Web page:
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Home » Is Inactivity the New Smoking? A Deep Dive into the Effects of Lack of Exercise

Is Inactivity the New Smoking? A Deep Dive into the Effects of Lack of Exercise

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Is Inactivity the New Smoking? A Deep Dive into the Effects of Lack of Exercise

Physical inactivity has become increasingly prevalent in today’s society. According to the World Health Organization,1 in 4 adults worldwide do not meet the recommended levels of physical activity, and approximately 81% of adolescents do not engage in enough exercise. This trend is concerning as research has shown that lack of exercise can have detrimental effects on our health.

One of the most alarming comparisons that has been made in recent years is between physical inactivity and smoking. It has been argued that inactivity may be the new smoking, with similar negative impacts on our health.

But how exactly does lack of exercise affect us, and is it really as harmful as smoking?

Health Risks Associated with Physical Inactivity

Regular physical activity has numerous benefits for our physical and mental well-being. It reduces the risk of chronic diseases such as cardiovascular disease, diabetes, obesity, and some cancers. Pain management, improved cognitive function, and a boost in mood are also among the many benefits of exercise.

On the other hand, physical inactivity has been linked to an increased risk of developing these chronic diseases. A sedentary lifestyle can lead to weight gain, decreased muscle mass and strength, and a decline in cardiovascular health. It can also contribute to mental health issues such as depression and anxiety.

How Inactivity Compares to Smoking

While the negative effects of smoking on our health have been well-documented, lack of exercise may not seem as immediately harmful. However, recent studies have shown that physical inactivity poses a similar risk to smoking when it comes to chronic diseases.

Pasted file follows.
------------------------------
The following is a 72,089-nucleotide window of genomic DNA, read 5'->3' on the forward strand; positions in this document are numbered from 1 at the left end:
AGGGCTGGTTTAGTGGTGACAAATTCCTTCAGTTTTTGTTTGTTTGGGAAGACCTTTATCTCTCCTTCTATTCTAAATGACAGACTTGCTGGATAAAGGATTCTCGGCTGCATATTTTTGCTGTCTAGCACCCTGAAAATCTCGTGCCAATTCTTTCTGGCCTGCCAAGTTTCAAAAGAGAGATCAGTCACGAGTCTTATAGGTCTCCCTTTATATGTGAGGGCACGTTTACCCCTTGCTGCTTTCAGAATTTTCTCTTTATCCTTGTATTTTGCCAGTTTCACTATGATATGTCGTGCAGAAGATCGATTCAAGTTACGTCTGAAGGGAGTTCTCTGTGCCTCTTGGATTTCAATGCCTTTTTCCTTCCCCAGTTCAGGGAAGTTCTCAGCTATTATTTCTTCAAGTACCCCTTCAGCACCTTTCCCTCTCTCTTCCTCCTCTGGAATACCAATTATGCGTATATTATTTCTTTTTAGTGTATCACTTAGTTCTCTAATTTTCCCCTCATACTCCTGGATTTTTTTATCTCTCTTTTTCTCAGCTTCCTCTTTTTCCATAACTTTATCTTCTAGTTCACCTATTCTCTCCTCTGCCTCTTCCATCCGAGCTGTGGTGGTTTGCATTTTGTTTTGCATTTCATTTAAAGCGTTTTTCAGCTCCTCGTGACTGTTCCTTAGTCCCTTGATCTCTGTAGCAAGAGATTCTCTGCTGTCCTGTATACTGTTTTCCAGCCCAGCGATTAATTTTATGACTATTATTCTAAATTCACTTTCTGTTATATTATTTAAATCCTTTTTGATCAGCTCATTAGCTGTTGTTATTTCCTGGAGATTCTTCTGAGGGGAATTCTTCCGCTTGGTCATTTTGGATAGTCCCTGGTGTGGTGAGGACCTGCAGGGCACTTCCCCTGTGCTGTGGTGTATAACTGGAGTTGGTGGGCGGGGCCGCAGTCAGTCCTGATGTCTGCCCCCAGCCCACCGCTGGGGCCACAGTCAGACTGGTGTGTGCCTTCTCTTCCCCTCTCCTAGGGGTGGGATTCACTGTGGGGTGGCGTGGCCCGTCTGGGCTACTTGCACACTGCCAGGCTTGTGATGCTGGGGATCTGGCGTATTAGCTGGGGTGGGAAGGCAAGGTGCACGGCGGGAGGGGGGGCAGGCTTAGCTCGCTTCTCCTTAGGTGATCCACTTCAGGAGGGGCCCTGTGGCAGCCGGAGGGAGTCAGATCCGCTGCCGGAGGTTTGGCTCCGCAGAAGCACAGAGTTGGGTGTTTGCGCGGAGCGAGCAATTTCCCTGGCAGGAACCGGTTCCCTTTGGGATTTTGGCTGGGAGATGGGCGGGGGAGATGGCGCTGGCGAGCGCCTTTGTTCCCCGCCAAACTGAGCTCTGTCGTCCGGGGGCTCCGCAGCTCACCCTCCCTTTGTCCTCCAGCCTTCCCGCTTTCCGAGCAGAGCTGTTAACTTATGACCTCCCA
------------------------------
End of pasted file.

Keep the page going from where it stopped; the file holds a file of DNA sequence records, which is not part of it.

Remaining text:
For example, one study found that physical inactivity accounts for around 9% of premature deaths worldwide, while smoking accounts for around 10%. This indicates that inactivity is a significant contributor to the global burden of disease, similar to smoking.

Moreover, both physical inactivity and smoking have been linked to various chronic diseases such as cardiovascular disease, diabetes, and cancer. Lack of exercise has been shown to have a similar impact on the risk of developing cardiovascular disease as smoking.

Breaking the Cycle of Inactivity

The good news is that physical inactivity is a modifiable risk factor, meaning that we have the power to change it. Just as quitting smoking can significantly improve our health outcomes, increasing our levels of physical activity can also have a positive impact on our well-being.

Small lifestyle changes such as taking the stairs instead of the elevator or going for a walk during lunch break can make a difference in our overall health and aid in pain management. Studies show that even light-to-moderate exercise can contribute to pain reduction and improve pain management, particularly in the context of chronic pain.

In Tulsa, health initiatives are being created to encourage residents to participate in regular physical activity as a means of managing pain and improving health outcomes. Initiatives like public fitness centers and community-wide wellness challenges are not only making physical activity more accessible but are also raising awareness about the importance of regular exercise in pain management in Tulsa and beyond.


While more research is needed on the direct comparison between physical inactivity and smoking, it is clear that both can have negative effects on our health. Physical inactivity has been linked to numerous chronic diseases, and its impact may be just as significant as smoking.

However, the good news is that we have the power to break the cycle of inactivity and improve our overall health and well-being. By making small changes to our daily routines, we can increase our levels of physical activity and reap the many benefits that come with it. So, let’s ditch the sedentary lifestyle and get moving for a healthier future!